Nominet has named Lesley Cowley’s replacement as CEO as Russell Haworth, a Thomson Reuters alum who’s spent much of 2014 working as a venture capitalist.
Russell was previously managing director of Thomson Reuters’ Middle East & Africa division.
Since January, he’s been a co-founder and partner at Saya Ventures, an investment company focused on early-stage technology companies.
“Russell will lead the organisation as it develops its core registry business, explores the potential of new technologies, and delivers on its commitment to ensuring the internet is a force for good,” Nominet said.
He’s set to join the .uk registry in January 2015.
Nominet has processed its 10,000th cybersquatting dispute, according to the company.
Conveniently for the .uk registry’s public relations department, the complainant in the case was Aston Merrygold, a well-known former member of the pop group JLS.
He won astonmerrygold.co.uk, which was registered to London-based Martyn O’Brien, using Nominet’s 12-year-old Dispute Resolution Service.
Merrygold does not have a trademark covering his name, but the DRS panelist found that he had rights anyway, due to his relative fame and numerous TV appearances.
O’Brien registered the name in 2008, along with the names of Merrygold’s band-mates, after JLS appeared in the final of TV talent show The X Factor.
JLS had a brief but successful pop career before breaking up last year. Merrygold currently intends to go solo, which presumably inspired the DRS complaint.
Nominet also announced today that Tony Willoughby, who has been chair of the DRS panel since 2002, has stepped aside and will be replaced by DRS appeals panelist Nick Gardner.
ICANN has raised another $12.9 million from new gTLD auctions.
A small batch of three contention sets — .realty, .salon and .spot — were resolved last Wednesday in the third so-called “last resort” auction.
.realty went to Fegistry for $5,588,888, .salon to Donuts for $5,100,575 and .spot to Amazon for $2.2 million.
ICANN now has accumulated new gTLD auction sales totaling $27.8 million.
It raised $14.3 million selling off .buy, .tech and .vip in September. The auction for .信息 fetched $600,000 in June.
ICANN’s share — after auctioneer Power Auctions is paid off — is being put into a special fund, rather that ICANN’s current account. The community will one day have to decide what to spend it on.
London’s Alternative Investment Market is fast becoming the stock market of choice for new gTLD registries, with .info mainstay Afilias today announcing an upcoming IPO.
The Ireland-based company hopes to raise $100 million by selling off about 30% of the company, giving it a growth war-chest and giving its investors a shot at getting some of their money back.
Afilias earmarked part of the expected windfall for new gTLD auctions, as well as acquisitions of new gTLD “assets” and operational registries and expansion of its registrar business.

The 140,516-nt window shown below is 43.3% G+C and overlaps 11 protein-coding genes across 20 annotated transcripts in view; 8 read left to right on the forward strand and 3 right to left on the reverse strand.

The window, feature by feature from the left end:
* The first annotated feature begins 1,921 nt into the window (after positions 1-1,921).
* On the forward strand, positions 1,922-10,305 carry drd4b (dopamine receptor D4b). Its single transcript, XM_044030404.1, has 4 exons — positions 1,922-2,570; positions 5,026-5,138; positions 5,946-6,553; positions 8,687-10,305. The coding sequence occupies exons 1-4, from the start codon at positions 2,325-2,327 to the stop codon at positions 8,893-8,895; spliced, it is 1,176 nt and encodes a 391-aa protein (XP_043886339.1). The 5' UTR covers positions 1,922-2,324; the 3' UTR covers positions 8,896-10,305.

Executive chairman Jonathan Robinson said in a statement:
The Placing will bring significant benefits – by providing further capital to fund our organic and acquisitive growth plans, and raising our corporate profile with existing and new customers.
In addition to .info, .mobi and .pro, Afilias is associated with 254 new gTLD applications either as applicant or back-end provider. As registry, it already has about a dozen 2012-round gTLDs in the root.
The company’s revenue for 2013 was $77.6 million, up from $74.5 million in 2012. Earnings before deductions were $38.6 million in 2013, up from $32.1 million in 2012.
Fellow gTLD registries CentralNic and Minds + Machines are also listed on AIM.
New gTLD registries will be able to release all two-character strings in their zones, following an ICANN decision last week.
The ICANN board of directors voted on Thursday to instruct ICANN’s executive to
develop and implement an efficient procedure for the release of two-character domains currently required to be reserved in the New gTLD Registry Agreement
The procedure will have to take into account the advice of the Governmental Advisory Committee issued at the end of last week’s ICANN 51 meeting in Los Angeles.
But that advice merely asks that governments are informed when a registry requests the release of two-character names.
All two-character strings were initially reserved due to the potential for confusion with two-letter ccTLDs.
But the GAC decided in LA that it doesn’t really have a problem with such strings being released, with some governments noting that ccTLD second-levels such as us.com and uk.com haven’t caused a problem to date.
The board’s decision is particularly good news for dot-brand applicants that may want to run domains such as uk.google or de.bmw to service specific regions where they operate.
Registries representing over 200 new gTLDs have already filed Registry Service Evaluation Process requests for the release of some two-character strings (some including ccTLD matches, some not).
It’s not yet clear how ICANN will go about removing the two-character restriction.
It may be more efficient to offer all registries a blanket amendment to the RA rather than process each RSEP request individually as it is today.
However, because the GAC has asked for notification on a case-by-case basis, ICANN may be forced to stick to the something along the lines of the existing procedure.